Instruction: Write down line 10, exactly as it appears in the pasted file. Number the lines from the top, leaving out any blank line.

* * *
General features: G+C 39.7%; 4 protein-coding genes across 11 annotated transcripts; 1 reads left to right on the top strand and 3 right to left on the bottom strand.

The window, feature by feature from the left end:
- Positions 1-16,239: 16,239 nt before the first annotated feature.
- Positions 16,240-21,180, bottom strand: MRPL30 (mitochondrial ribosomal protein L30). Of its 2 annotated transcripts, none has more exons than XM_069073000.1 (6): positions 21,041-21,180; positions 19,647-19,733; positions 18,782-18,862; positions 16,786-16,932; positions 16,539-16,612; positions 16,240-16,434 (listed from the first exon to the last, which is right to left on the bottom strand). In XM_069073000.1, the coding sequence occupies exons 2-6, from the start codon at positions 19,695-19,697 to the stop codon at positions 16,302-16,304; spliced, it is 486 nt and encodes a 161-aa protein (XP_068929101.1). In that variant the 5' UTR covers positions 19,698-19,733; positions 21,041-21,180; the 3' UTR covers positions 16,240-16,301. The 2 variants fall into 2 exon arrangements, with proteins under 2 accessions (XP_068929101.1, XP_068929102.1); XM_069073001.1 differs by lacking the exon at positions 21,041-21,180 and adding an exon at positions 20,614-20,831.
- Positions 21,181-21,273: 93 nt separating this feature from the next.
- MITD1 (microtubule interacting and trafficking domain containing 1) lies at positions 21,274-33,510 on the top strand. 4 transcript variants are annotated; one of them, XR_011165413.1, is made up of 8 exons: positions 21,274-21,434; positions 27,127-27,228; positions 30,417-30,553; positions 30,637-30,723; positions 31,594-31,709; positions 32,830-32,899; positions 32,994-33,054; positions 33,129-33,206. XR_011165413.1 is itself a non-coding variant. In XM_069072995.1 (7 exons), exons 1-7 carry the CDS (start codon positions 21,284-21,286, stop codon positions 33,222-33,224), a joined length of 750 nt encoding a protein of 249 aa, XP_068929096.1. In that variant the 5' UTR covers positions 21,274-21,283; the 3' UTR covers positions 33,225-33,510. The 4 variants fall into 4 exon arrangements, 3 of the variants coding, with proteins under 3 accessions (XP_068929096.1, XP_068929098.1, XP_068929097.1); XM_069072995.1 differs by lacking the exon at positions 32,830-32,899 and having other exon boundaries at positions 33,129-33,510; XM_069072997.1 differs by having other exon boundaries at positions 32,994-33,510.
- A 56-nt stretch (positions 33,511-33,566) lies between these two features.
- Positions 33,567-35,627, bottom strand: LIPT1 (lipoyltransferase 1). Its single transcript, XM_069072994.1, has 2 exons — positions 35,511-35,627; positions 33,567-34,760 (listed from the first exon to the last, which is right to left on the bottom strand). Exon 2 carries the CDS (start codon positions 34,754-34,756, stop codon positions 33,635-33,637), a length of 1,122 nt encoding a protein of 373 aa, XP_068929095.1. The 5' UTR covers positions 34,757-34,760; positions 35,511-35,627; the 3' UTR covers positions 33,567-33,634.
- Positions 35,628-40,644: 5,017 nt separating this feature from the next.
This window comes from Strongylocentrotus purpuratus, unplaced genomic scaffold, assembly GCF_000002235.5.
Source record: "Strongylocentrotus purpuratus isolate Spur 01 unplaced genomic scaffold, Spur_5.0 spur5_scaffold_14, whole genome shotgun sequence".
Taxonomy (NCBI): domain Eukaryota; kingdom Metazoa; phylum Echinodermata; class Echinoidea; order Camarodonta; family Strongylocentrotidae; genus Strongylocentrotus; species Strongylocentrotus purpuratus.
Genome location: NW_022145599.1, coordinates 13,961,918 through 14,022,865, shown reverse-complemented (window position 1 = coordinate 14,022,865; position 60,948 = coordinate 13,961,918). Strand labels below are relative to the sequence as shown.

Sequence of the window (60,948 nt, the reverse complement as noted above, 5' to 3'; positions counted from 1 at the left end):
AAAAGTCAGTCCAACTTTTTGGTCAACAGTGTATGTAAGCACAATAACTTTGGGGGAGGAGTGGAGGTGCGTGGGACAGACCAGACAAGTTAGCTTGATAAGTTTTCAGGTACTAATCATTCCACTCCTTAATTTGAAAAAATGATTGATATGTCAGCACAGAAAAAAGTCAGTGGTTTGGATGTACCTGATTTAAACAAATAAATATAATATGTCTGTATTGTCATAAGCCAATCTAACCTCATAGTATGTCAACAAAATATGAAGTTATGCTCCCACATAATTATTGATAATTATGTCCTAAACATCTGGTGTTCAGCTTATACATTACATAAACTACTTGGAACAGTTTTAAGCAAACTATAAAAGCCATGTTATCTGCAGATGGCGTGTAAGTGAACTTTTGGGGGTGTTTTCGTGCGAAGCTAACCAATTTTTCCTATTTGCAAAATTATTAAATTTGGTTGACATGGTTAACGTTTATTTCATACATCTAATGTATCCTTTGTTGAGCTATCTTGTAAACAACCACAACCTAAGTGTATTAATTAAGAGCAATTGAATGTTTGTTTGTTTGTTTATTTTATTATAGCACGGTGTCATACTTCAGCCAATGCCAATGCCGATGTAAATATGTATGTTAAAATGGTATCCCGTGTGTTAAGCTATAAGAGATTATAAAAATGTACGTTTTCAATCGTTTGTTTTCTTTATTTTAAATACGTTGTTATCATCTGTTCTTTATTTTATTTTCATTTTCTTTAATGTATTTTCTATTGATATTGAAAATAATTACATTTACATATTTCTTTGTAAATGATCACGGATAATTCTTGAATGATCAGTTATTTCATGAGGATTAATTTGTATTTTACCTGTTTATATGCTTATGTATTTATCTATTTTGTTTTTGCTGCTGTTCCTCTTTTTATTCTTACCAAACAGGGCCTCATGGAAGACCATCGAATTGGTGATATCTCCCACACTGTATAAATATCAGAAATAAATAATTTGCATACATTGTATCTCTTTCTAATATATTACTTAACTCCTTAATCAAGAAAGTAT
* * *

This window comes from Strongylocentrotus purpuratus, unplaced genomic scaffold, assembly GCF_000002235.5.